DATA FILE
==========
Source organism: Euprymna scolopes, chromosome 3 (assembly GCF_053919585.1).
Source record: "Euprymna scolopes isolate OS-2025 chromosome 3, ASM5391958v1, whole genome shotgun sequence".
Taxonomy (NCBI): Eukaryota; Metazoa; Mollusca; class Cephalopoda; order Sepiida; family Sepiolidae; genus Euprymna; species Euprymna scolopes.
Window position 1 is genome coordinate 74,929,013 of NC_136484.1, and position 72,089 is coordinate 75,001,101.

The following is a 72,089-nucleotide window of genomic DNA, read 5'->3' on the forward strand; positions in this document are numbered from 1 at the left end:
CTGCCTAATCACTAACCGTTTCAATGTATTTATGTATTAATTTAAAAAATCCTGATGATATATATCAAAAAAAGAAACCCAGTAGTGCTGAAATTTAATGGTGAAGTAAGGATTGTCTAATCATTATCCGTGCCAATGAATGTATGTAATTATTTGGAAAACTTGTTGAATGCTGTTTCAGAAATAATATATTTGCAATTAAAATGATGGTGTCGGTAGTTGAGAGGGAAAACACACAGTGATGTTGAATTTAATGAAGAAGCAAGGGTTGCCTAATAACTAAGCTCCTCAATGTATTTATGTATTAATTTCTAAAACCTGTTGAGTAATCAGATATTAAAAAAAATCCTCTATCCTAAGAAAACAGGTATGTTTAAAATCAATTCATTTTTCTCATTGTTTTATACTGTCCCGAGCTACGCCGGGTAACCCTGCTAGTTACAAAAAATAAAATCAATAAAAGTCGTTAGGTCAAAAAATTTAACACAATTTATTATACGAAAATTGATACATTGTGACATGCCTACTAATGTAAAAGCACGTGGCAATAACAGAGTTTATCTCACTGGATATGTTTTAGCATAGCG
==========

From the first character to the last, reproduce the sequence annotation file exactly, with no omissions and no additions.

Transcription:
Source organism: Euprymna scolopes, chromosome 3 (assembly GCF_053919585.1).
Source record: "Euprymna scolopes isolate OS-2025 chromosome 3, ASM5391958v1, whole genome shotgun sequence".
Taxonomy (NCBI): Eukaryota; Metazoa; Mollusca; class Cephalopoda; order Sepiida; family Sepiolidae; genus Euprymna; species Euprymna scolopes.
Window position 1 is genome coordinate 74,929,013 of NC_136484.1, and position 72,089 is coordinate 75,001,101.

The following is a 72,089-nucleotide window of genomic DNA, read 5'->3' on the forward strand; positions in this document are numbered from 1 at the left end:
CTGCCTAATCACTAACCGTTTCAATGTATTTATGTATTAATTTAAAAAATCCTGATGATATATATCAAAAAAAGAAACCCAGTAGTGCTGAAATTTAATGGTGAAGTAAGGATTGTCTAATCATTATCCGTGCCAATGAATGTATGTAATTATTTGGAAAACTTGTTGAATGCTGTTTCAGAAATAATATATTTGCAATTAAAATGATGGTGTCGGTAGTTGAGAGGGAAAACACACAGTGATGTTGAATTTAATGAAGAAGCAAGGGTTGCCTAATAACTAAGCTCCTCAATGTATTTATGTATTAATTTCTAAAACCTGTTGAGTAATCAGATATTAAAAAAAATCCTCTATCCTAAGAAAACAGGTATGTTTAAAATCAATTCATTTTTCTCATTGTTTTATACTGTCCCGAGCTACGCCGGGTAACCCTGCTAGTTACAAAAAATAAAATCAATAAAAGTCGTTAGGTCAAAAAATTTAACACAATTTATTATACGAAAATTGATACATTGTGACATGCCTACTAATGTAAAAGCACGTGGCAATAACAGAGTTTATCTCACTGGATATGTTTTAGCATAGCG